The Moon Pool
Chapter 22. The Casting Of The Shadow
NOW we were racing down toward that last span whose ancientness had set it apart from
all the other soaring arches. The shell's speed slackened; we approached warily.
"We pass there?" asked O'Keefe.
The green dwarf nodded, pointing to the right where the bridge ended in a broad platform
held high upon two gigantic piers, between which ran a spur from the glistening road.
Platform and bridge were swarming with men-at-arms; they crowded the parapets,
looking down upon us curiously but with no evidence of hostility. Rador drew a deep
breath of relief.
"We don't have to break our way through, then?" There was disappointment in the
"No use, Larree!" Smiling, Rador stopped the corial just beneath the arch and beside one
of the piers. "Now, listen well. They have had no warning, hence does Yolara still think
us on the way to the temple. This is the gateway of the Portal--and the gateway is closed
by the Shadow. Once I commanded here and I know its laws. This must I do-by craft
persuade Serku, the keeper of the gateway, to lift the Shadow; or raise it myself. And that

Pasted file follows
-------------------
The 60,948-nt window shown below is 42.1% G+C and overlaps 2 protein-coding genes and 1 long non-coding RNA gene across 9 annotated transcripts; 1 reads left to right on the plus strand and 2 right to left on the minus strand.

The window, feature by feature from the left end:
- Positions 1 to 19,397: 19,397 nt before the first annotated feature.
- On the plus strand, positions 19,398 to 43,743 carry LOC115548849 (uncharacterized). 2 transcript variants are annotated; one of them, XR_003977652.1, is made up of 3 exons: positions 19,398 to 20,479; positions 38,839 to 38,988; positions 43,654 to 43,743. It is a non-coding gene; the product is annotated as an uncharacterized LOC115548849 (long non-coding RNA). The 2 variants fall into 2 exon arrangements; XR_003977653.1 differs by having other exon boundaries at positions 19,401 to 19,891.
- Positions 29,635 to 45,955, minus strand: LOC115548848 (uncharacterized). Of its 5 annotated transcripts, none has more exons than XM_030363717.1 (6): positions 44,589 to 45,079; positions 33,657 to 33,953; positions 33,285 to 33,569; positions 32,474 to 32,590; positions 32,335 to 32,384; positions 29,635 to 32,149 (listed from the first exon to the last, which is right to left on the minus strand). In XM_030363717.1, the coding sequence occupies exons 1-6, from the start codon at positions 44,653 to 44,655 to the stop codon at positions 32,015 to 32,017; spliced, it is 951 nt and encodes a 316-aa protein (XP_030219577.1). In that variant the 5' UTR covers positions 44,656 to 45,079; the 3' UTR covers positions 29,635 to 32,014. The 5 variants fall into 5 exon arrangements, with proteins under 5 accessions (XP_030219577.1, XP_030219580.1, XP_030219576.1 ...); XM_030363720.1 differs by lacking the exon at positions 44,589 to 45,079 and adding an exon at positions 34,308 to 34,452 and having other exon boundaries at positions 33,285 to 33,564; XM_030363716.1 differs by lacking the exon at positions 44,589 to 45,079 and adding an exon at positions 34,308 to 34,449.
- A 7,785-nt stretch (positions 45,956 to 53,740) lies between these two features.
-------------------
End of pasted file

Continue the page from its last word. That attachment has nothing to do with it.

will be hard and it may well be that in the struggle life will be stripped of us all. Yet is it
better to die fighting than to dance with the Shining One!"
He swept the shell around the pier. Opened a wide plaza paved with the volcanic glass,
but black as that down which we had sped from the chamber of the Moon Pool. It shone
like a mirrored lakelet of jet; on each side of it arose what at first glance seemed towering
bulwarks of the same ebon obsidian; at second, revealed themselves as structures hewn
and set in place by men; polished faces pierced by dozens of high, narrow windows.
Down each facade a stairway fell, broken by small landings on which a door opened; they
dropped to a broad ledge of greyish stone edging the lip of this midnight pool and upon it
also fell two wide flights from either side of the bridge platform. Along all four stairways
the guards were ranged; and here and there against the ledge stood the shells --in a
curiously comforting resemblance to parked motors in our own world.
The sombre walls bulked high; curved and ended in two obelisked pillars from which,
like a tremendous curtain, stretched a barrier of that tenebrous gloom which, though
weightless as shadow itself, I now knew to be as impenetrable as the veil between life
and death. In this murk, unlike all others I had seen, I sensed movement, a quivering, a
tremor constant and rhythmic; not to be seen, yet caught by some subtle sense; as though
through it beat a swift pulse of --black light.
The green dwarf turned the corial slowly to the edge at the right; crept cautiously on
toward where, not more than a hundred feet from the barrier, a low, wide entrance opened